As of the end of the day, the Democrats had yet to field candidates to challenge two incumbent Republicans — Chuck Morse of Salem, Senate President, and Dave Boutin of Hooksett, although Democratic filings are expected in those districts before the period closes on Friday.
Only one Democrat filed in District 15, where former Senate President Sylvia Larsen of Concord served for 20 years. A contested primary was expected in the heavily Democratic district. Larsen’s endorsement of Concord School Board member Kass Ardinger appears to have diminished but not eliminated that possibility.
House Republican Leader Gene Chandler, R-Bartlett, made it clear when he filed for reelection on Wednesday that former Republican House Speaker Bill O’Brien will not have an unfettered path to the podium should Republicans regain control of the House in the fall.
“Today I am announcing that if I am fortunate enough to be reelected in my House district, I will be a candidate for Speaker of the New Hampshire House of Representatives,” Chandler said.
“I believe that my history of leadership positions in the House during my many years serving under and with a number of different speakers uniquely qualifies me for the position of speaker.”
Chandler, who has served 12, two-year terms, said many supporters have urged him to run for the speakership since O’Brien announced his intentions to run again for the House and for House Speaker if elected.
While serving as House Speaker from 2001 until 2004, Chandler struck a more moderate tone than O’Brien, whose term became synonymous with bare-fisted, belicose politics.
Fast and furious
The Andrew Hemingway campaign was a little too anxious for a “gotcha” on Gov. Maggie Hassan, as the Republican candidate in the GOP gubernatorial primary issued a news release on Monday claiming that “Governor Hassan is today again violating her own travel ban by attending her campaign fundraiser in Washington with Joe Biden, and a taxpayer-funded N.H. state trooper.”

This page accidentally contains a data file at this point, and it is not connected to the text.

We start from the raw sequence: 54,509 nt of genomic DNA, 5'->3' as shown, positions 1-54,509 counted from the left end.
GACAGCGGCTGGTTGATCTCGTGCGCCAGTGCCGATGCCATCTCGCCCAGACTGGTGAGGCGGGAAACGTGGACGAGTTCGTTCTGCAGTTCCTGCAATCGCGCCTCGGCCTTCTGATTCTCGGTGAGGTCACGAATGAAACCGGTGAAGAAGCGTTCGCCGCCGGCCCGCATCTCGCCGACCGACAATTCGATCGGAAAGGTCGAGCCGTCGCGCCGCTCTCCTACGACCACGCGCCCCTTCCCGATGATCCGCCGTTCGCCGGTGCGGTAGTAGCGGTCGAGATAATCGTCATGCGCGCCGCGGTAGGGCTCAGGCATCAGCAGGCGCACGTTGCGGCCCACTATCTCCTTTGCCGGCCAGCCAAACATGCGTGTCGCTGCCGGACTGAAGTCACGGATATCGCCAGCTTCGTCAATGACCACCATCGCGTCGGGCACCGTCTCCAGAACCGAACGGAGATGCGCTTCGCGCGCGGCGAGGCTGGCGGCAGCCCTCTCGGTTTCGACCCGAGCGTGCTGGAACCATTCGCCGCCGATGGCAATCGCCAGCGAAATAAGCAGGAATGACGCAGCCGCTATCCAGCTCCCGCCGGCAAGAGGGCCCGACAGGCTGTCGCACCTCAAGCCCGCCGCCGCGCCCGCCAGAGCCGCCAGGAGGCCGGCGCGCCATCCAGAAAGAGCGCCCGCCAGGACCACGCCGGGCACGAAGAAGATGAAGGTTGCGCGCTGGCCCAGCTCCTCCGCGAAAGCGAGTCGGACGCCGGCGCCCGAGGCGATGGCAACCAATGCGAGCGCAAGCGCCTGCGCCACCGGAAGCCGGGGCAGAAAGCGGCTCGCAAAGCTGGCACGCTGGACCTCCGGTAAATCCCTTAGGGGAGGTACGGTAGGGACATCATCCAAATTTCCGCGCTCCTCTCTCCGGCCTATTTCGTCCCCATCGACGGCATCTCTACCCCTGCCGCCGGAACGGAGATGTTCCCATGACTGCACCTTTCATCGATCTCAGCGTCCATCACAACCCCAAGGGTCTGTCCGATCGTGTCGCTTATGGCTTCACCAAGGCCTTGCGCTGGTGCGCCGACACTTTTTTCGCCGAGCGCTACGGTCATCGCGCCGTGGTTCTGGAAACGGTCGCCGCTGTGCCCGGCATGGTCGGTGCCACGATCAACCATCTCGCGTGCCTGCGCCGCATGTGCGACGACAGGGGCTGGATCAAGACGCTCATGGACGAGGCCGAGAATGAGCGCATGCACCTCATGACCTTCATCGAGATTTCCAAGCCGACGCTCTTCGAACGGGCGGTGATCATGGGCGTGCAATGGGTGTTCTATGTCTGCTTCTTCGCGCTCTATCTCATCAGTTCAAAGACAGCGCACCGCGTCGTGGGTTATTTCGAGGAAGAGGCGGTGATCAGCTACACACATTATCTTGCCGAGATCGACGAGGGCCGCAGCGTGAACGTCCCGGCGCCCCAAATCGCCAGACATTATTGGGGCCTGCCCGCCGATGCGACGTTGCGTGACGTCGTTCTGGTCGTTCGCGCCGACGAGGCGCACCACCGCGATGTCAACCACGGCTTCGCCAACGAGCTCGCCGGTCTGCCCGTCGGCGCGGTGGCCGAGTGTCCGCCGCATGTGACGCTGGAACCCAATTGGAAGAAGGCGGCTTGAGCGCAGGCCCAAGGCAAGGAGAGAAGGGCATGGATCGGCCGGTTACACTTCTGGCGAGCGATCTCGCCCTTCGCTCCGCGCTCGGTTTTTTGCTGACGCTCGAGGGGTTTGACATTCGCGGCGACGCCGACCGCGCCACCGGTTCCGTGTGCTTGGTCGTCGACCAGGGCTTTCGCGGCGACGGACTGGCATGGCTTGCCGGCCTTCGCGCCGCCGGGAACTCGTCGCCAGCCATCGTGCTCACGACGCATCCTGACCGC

Hemingway was sufficiently indignant as he blended a legitimate controversy about the governor’s trade mission to Turkey with a fabricated one about the fundraiser in Washington.
“She shouldn’t be going on a junket to Turkey and she shouldn’t be spending taxpayer dollars on her campaign activities,” he said.
What was the evidence for such a serious charge?
“In a call to her office this morning, Governor Hassan’s team refused to confirm whether a New Hampshire state trooper was actually travelling with her or who was footing the bill for such travel and referred us to another staff member who has not responded,” the news release stated. “Such a refusal can only confirm the fact that indeed a taxpayer-funded New Hampshire state trooper is in D.C. so Governor Hassan can raise money.” Fact-check fundamental: A source’s failure to respond in a timely fashion does not confirm the thesis.
The governor’s press secretary and her campaign manager both responded within minutes to an email from Granite Status, stating that travel costs for the governor and her security detail were paid for from campaign funds. No telling why they didn’t get back to the Hemingway campaign so quickly.